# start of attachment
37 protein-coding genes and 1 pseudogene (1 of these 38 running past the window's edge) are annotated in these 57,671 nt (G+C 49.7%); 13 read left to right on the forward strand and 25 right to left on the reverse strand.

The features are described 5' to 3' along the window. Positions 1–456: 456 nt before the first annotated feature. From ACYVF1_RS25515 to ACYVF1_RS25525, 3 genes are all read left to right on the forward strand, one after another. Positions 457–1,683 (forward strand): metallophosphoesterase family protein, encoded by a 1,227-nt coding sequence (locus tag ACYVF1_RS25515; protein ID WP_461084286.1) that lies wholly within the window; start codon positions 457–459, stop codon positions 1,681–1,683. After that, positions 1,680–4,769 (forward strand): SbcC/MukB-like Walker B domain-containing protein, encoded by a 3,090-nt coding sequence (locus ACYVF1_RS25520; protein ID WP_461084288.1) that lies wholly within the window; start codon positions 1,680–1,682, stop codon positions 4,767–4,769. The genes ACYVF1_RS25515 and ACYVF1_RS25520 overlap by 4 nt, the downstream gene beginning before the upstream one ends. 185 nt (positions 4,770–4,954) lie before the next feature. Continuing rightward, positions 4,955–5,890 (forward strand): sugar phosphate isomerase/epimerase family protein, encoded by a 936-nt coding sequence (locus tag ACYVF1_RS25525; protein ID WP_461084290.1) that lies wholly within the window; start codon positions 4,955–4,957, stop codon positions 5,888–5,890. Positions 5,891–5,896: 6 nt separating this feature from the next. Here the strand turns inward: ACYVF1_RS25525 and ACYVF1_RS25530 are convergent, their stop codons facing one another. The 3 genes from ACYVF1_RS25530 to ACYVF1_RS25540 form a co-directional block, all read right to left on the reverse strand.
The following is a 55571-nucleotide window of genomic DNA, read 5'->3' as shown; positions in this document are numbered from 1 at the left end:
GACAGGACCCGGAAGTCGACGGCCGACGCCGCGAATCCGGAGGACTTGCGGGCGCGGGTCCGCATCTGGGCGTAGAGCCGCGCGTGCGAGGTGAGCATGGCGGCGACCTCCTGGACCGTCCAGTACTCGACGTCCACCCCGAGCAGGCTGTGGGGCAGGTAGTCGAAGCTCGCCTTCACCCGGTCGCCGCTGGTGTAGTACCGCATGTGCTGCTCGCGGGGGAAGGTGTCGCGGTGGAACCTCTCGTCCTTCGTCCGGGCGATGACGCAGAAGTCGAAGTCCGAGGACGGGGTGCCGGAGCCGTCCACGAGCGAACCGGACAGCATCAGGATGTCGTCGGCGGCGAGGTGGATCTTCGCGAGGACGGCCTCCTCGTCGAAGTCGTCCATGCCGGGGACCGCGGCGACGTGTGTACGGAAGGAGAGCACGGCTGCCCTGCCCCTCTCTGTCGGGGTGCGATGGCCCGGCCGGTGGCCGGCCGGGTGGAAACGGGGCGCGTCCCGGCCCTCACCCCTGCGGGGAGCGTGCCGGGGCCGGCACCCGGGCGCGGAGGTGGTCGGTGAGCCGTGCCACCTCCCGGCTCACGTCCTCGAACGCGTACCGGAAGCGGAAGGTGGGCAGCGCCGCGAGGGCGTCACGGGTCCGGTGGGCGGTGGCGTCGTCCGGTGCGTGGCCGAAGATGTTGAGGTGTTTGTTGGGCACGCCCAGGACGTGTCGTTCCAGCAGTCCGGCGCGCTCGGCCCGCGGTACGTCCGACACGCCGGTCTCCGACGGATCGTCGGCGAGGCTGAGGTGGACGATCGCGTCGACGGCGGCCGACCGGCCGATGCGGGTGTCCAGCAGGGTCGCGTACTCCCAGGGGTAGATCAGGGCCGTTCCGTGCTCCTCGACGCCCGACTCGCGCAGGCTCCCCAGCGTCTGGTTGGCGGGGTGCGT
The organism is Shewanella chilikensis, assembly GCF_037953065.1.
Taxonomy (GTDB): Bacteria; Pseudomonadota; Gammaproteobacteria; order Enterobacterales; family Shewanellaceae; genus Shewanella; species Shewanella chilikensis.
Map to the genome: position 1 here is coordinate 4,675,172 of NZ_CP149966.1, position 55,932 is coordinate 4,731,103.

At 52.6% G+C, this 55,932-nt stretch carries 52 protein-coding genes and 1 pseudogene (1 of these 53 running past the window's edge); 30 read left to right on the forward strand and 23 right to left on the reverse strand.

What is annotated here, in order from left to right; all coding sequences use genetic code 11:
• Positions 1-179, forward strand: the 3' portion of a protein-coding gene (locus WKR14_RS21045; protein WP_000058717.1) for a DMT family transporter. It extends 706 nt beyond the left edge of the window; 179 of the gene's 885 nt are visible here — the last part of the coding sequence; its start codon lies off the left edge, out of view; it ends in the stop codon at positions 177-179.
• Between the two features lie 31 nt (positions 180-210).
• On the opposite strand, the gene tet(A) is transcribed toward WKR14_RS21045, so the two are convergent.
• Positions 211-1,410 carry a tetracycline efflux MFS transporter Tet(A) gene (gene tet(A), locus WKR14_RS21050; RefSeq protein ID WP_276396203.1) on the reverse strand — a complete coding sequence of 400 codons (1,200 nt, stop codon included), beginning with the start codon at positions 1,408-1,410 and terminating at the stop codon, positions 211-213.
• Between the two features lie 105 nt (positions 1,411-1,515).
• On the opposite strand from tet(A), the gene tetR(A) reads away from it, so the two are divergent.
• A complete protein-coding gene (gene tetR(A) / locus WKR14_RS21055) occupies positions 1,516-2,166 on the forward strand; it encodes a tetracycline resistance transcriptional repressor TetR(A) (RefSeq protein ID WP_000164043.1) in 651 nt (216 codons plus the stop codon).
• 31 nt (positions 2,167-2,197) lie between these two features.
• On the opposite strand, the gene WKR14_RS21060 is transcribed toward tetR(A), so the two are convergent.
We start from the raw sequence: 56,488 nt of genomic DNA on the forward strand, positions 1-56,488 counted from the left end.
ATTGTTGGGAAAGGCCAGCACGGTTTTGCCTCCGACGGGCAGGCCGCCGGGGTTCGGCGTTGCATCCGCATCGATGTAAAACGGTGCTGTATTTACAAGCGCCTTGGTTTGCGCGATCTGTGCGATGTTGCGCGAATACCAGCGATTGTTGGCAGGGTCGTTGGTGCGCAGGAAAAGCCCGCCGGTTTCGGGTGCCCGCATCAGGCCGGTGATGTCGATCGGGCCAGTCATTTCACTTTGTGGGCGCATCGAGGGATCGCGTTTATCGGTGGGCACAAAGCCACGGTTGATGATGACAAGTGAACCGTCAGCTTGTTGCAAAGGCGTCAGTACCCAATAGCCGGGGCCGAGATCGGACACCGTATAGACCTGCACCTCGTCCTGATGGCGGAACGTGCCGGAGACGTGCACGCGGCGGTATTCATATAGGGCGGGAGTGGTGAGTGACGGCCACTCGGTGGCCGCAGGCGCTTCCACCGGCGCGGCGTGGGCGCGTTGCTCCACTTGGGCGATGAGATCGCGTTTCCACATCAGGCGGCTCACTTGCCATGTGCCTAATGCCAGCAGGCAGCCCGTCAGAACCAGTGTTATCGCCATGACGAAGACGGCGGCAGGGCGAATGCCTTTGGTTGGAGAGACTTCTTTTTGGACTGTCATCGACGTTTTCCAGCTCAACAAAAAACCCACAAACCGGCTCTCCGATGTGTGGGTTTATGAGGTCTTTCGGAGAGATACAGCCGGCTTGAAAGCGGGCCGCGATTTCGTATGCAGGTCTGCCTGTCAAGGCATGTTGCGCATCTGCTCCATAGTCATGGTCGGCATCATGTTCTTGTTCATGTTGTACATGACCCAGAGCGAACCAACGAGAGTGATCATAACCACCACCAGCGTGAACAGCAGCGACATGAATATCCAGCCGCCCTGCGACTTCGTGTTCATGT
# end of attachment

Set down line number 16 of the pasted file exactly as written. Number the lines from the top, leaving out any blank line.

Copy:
• A complete protein-coding gene (gene tetR(A) / locus WKR14_RS21055) occupies positions 1,516-2,166 on the forward strand; it encodes a tetracycline resistance transcriptional repressor TetR(A) (RefSeq protein ID WP_000164043.1) in 651 nt (216 codons plus the stop codon).